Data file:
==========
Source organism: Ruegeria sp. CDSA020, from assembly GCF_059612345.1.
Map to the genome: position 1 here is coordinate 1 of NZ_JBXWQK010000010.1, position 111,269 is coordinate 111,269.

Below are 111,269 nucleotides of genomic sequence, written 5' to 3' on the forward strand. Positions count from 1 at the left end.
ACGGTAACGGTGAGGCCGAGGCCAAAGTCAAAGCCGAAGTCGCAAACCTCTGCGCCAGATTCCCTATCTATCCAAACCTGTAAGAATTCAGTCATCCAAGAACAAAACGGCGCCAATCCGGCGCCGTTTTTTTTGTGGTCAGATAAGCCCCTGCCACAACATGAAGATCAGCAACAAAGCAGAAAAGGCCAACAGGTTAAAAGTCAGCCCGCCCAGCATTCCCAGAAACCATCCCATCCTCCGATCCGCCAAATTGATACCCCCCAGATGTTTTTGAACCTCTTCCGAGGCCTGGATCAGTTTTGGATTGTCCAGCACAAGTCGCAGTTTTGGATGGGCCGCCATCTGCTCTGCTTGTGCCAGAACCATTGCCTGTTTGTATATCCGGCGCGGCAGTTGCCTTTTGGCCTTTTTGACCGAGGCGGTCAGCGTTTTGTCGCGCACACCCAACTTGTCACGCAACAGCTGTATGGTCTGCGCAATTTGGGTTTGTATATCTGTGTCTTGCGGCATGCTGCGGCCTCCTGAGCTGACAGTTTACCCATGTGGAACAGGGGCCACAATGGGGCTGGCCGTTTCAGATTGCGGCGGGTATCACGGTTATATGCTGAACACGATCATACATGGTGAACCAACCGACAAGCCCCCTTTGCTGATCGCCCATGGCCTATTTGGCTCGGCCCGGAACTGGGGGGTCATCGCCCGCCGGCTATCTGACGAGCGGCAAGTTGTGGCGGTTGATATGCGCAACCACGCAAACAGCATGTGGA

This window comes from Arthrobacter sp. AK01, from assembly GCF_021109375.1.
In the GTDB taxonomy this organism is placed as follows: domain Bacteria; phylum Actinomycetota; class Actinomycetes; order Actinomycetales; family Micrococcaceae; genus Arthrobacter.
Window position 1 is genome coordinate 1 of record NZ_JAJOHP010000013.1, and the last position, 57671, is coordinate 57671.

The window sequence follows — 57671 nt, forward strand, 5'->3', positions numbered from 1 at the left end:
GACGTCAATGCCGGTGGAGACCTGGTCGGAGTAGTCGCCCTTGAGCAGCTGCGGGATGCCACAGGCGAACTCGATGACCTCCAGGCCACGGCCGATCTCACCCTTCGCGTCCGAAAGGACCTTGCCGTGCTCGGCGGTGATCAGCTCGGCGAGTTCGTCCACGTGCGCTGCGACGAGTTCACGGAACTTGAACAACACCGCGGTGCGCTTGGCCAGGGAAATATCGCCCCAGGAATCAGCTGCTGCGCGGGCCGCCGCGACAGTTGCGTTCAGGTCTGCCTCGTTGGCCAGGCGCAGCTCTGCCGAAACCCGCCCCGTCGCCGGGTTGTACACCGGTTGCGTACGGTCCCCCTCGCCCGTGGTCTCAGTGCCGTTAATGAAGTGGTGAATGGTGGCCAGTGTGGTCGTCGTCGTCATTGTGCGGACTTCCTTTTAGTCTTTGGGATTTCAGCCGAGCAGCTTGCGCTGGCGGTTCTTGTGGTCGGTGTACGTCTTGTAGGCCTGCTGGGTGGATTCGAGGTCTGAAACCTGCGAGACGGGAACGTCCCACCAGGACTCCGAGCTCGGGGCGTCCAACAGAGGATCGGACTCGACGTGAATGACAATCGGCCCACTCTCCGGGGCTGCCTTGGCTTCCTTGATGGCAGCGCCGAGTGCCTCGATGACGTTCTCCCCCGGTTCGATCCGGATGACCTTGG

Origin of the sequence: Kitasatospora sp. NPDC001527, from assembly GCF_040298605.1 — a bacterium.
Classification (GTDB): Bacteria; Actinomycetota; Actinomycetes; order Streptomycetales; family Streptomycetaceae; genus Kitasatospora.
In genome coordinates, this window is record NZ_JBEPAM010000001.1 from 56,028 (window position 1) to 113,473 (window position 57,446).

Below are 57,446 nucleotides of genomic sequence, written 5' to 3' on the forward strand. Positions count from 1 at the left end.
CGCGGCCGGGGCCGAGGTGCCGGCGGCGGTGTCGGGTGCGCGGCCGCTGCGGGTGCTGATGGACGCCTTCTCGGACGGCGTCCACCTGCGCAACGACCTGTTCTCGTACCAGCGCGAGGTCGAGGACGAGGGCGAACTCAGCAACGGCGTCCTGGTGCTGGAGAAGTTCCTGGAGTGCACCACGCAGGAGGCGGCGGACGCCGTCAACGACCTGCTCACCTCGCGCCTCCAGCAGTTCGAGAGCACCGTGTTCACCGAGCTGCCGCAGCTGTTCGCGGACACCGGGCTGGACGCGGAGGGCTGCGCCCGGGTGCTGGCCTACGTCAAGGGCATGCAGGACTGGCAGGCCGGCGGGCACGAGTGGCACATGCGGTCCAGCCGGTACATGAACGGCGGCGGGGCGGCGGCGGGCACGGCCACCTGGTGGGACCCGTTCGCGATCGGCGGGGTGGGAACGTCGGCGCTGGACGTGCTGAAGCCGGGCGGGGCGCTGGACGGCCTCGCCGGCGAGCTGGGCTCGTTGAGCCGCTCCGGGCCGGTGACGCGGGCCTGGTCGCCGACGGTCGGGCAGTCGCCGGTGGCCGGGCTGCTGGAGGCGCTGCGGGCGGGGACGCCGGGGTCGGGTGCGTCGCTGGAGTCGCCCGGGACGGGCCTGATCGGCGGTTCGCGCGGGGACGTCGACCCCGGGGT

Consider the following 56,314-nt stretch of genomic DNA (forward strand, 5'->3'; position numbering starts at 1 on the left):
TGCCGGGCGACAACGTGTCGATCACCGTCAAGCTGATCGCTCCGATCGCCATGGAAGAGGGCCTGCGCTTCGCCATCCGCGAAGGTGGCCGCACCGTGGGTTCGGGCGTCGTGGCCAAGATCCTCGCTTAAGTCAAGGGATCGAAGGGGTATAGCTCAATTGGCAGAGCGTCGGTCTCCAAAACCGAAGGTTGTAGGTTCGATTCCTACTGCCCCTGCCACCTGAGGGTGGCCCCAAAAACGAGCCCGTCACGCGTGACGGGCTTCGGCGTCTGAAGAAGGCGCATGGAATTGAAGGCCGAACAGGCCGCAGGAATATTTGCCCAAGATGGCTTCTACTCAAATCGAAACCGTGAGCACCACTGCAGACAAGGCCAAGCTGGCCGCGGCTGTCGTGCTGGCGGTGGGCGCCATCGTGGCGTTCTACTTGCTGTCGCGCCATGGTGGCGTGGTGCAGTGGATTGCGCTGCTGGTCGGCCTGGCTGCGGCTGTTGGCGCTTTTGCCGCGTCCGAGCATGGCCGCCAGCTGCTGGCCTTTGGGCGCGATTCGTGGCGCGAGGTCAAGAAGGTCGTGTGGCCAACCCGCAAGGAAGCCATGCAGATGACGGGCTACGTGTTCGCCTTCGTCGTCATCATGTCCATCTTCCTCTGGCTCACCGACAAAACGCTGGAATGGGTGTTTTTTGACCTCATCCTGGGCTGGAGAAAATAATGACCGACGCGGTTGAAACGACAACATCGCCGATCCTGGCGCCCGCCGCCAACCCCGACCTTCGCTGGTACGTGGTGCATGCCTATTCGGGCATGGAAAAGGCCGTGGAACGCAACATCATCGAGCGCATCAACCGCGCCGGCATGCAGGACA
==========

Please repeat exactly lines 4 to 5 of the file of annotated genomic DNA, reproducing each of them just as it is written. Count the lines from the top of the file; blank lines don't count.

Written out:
ACGGTAACGGTGAGGCCGAGGCCAAAGTCAAAGCCGAAGTCGCAAACCTCTGCGCCAGATTCCCTATCTATCCAAACCTGTAAGAATTCAGTCATCCAAGAACAAAACGGCGCCAATCCGGCGCCGTTTTTTTTGTGGTCAGATAAGCCCCTGCCACAACATGAAGATCAGCAACAAAGCAGAAAAGGCCAACAGGTTAAAAGTCAGCCCGCCCAGCATTCCCAGAAACCATCCCATCCTCCGATCCGCCAAATTGATACCCCCCAGATGTTTTTGAACCTCTTCCGAGGCCTGGATCAGTTTTGGATTGTCCAGCACAAGTCGCAGTTTTGGATGGGCCGCCATCTGCTCTGCTTGTGCCAGAACCATTGCCTGTTTGTATATCCGGCGCGGCAGTTGCCTTTTGGCCTTTTTGACCGAGGCGGTCAGCGTTTTGTCGCGCACACCCAACTTGTCACGCAACAGCTGTATGGTCTGCGCAATTTGGGTTTGTATATCTGTGTCTTGCGGCATGCTGCGGCCTCCTGAGCTGACAGTTTACCCATGTGGAACAGGGGCCACAATGGGGCTGGCCGTTTCAGATTGCGGCGGGTATCACGGTTATATGCTGAACACGATCATACATGGTGAACCAACCGACAAGCCCCCTTTGCTGATCGCCCATGGCCTATTTGGCTCGGCCCGGAACTGGGGGGTCATCGCCCGCCGGCTATCTGACGAGCGGCAAGTTGTGGCGGTTGATATGCGCAACCACGCAAACAGCATGTGGA

This window comes from Arthrobacter sp. AK01, from assembly GCF_021109375.1.